Julie Lyons: Coming Out of the Dark
By Cynthia Savage
The 700 Club
October 22, 2010
For years, Julie Lyons was a crime reporter for the Dallas Times Herald. Her curiosity took her down some very dark alleys.
“It was such a violent time," she tells The 700 Club. "The drug trafficking was so open and in your face. I saw life just being snuffed out randomly and casually. I wanted to document that somehow, because I knew it had meaning”
Her boldness as a reporter was a result of her childhood fears.
“When I was a kid, I was terribly afraid of the sirens when I would hear them in Milwaukee, and I always thought something terrible happened to my family. I think I was such a fearful, shy, insecure kid, lonely kid that one of my ways of facing my fears was taking it head on, and putting myself in situations that were on the edge.”
Julie’s insecurities brought on years of loneliness.
“I remember at seven, we had moved to a new city in Michigan. I had no friends. At that age, that's when I first recall having a very strong attraction to girls, having crushes on girls at school like usually who had qualities that I lacked. They were popular or socially at ease or were perceived as being cute.”
As an adult, Julie’s attraction to females intensified.
“I was consumed with sexual thoughts at times. Toward men and women. There was this hole in my soul and it was a feeling that I had been rejected and was condemned to a life of being unloved. In a perverse way, it helped me deal with loneliness and feeling rejected and unloved and not whole.”
She was raised in church and knew what the Bible said about homosexuality. But Julie felt powerless over her sexual impulses.
“I was wrestling with things that I knew were sinful. I didn't know if I was going to be consigned to live forever grappling with these feelings. There was a lot of shame as well. I didn't even pray about it directly. Because just saying the word, saying something like, ‘Lord, help me with these homosexual feelings.’ I didn't want to name it. I think that given the right circumstances I could have fallen into a relationship with a woman, even a sexual relationship, and I thank God that that never happened.”
At 25, Julie took a deeper look at her Christian faith.
“I began seeking God, really out of desperation. I realized at that point that my faith was a fraud in many ways. I accepted this watered down, pretty good, powerless, pious kind of Christianity. I read the Word and I read somewhere about how baptism is the pledge of a clear conscience toward God. I thought, ‘Okay, all I can say Lord is I wanna follow You and all I could think to do was get baptized.’ I experienced joy for the first time in my life. For someone coming out of depression, it's a stark contrast. You know it has to come from God. I received the fullness of the Holy Spirit.”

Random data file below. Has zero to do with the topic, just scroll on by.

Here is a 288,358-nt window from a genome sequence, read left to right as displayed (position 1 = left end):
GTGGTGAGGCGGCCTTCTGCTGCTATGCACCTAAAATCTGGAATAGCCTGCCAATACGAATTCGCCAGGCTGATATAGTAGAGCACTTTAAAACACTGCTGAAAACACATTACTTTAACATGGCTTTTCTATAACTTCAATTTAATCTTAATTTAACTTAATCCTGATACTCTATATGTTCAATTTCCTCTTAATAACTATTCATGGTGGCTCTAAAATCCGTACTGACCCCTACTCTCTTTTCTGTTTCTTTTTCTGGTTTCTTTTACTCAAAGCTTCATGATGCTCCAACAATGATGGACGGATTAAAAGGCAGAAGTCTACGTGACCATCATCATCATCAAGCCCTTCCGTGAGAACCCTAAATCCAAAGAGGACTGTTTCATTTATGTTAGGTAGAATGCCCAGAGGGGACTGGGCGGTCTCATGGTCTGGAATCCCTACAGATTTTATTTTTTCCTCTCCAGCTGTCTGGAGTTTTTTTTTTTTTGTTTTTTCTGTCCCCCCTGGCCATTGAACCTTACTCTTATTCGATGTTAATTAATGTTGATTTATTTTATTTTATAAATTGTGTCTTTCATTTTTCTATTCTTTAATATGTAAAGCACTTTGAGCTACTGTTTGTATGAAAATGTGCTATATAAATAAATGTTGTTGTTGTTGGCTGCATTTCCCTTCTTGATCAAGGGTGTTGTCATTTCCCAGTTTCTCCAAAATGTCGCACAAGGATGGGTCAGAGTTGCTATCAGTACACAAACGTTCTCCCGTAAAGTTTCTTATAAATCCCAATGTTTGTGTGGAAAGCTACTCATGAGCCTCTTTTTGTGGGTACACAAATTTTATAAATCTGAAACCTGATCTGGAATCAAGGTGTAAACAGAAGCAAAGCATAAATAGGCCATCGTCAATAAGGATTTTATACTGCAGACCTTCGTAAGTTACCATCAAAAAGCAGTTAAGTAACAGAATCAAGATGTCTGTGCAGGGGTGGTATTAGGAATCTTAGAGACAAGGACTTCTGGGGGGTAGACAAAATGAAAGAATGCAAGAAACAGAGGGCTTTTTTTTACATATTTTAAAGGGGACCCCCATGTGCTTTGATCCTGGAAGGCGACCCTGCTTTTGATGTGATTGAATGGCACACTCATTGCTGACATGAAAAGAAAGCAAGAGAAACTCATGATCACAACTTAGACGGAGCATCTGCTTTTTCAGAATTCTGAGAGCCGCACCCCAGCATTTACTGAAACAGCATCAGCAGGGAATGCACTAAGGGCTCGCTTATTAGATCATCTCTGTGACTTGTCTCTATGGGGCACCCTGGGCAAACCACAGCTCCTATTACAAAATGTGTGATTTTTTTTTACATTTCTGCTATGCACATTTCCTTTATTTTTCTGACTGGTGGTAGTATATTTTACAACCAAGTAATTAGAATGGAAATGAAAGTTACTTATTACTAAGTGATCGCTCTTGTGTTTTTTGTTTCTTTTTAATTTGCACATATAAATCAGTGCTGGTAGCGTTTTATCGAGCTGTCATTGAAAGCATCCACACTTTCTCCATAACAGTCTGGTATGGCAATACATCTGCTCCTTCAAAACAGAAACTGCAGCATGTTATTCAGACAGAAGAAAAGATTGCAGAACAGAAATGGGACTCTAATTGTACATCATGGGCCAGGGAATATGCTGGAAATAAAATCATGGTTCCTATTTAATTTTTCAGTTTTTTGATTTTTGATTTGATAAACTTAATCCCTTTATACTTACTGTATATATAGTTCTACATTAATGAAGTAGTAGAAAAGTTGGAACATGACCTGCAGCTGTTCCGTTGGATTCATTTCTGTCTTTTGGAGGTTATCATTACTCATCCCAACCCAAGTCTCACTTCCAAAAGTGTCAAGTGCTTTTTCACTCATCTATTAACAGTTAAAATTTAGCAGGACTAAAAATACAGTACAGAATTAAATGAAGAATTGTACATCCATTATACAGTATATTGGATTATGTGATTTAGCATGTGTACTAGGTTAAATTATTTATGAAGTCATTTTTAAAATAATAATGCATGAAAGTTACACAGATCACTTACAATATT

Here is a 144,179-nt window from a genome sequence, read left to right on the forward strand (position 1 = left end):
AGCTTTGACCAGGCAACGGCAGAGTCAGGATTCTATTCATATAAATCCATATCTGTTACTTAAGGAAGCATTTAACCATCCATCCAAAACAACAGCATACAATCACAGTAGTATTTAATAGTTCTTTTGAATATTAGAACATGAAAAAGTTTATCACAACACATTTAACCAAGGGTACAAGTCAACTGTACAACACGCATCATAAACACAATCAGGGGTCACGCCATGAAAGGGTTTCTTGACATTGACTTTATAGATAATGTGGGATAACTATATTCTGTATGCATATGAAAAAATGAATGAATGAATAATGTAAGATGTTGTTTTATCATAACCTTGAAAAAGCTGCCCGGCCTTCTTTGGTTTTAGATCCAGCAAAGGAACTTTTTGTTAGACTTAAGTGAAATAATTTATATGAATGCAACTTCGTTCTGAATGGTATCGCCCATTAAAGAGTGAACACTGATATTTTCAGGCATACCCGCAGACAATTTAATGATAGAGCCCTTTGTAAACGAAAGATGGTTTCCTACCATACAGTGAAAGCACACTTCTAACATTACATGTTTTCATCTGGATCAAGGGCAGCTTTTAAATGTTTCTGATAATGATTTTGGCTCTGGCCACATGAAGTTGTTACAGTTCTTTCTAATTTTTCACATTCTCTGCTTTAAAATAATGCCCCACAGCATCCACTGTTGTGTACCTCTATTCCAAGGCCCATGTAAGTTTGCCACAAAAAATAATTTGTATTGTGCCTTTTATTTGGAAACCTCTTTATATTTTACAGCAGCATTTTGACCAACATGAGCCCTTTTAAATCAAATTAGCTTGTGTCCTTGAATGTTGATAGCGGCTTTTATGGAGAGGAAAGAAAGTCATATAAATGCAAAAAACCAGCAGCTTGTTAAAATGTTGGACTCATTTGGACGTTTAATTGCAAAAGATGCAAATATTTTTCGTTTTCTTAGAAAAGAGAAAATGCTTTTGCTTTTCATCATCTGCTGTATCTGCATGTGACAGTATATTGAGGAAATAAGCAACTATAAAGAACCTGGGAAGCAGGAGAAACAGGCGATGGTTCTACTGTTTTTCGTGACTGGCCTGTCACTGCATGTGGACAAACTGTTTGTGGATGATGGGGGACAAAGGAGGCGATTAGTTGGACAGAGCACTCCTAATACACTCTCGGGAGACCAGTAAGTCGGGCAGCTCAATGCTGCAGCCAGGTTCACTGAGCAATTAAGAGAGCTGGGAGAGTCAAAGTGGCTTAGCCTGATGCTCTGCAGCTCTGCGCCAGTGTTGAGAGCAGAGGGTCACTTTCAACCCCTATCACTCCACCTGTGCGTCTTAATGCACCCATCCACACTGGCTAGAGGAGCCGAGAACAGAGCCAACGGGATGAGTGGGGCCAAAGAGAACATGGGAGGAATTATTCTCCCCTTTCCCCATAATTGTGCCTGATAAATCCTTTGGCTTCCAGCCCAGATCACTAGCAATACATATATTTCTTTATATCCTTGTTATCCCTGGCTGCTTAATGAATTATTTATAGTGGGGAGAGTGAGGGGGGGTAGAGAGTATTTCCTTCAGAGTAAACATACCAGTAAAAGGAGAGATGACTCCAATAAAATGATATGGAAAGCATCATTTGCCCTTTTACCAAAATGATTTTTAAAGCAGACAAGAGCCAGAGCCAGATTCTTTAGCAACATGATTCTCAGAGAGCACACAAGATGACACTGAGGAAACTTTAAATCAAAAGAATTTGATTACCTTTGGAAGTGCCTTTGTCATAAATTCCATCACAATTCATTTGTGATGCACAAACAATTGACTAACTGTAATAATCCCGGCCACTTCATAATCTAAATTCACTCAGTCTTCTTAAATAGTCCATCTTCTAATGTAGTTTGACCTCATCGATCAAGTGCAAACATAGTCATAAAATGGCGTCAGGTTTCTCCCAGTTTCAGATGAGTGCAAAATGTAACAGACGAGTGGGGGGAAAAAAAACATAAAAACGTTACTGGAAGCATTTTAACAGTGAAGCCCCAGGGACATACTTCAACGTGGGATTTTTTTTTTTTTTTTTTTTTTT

Through prayer, Julie was delivered from depression and same sex attraction.
“My life was very different in that I had power I didn't have before over sin. There was definitely a before and after.”
Julie grew professionally as a journalist. But she didn’t take her new found freedom in Christ for granted. She looked for a church to support her commitment to purity. She found that church through an assignment on former crack addicts in South Dallas.
“While I was working on the story, I met people who were totally strung out receive prayer and the next day it was gone.”
Their testimony of redemption gave Julie confidence to maintain a life free from sexual sin. The Body of Christ Assembly became Julie’s new church home.
Pastor Fredrick Eddington shares, “One of the things that struck me about Julie was her openness and her honesty, which lends to your deliverance. ‘You shall know the truth.’ Not only the truth about God but the truth about you.”
Julie says “Well, if you are a crack cocaine addict or you have a same-sex attraction or you’re depressed and sitting in a corner in darkness, you can't take some kind of lame approach, some indirect approach to sin. You've got to take it head on and deal with it.”
Julie continues to lean on her church family for support, but today, she also shares life with her husband Larry and their son Connor.
“Larry has been a brave man. It takes a special man to walk that walk with me and he is that man. If we begin by repenting of our sin, He will take us on a journey to totally transform and renew our minds. He will do that. It requires obedience. If you want to be whole, you could be as whole as you want to be through the power of Jesus Christ.”
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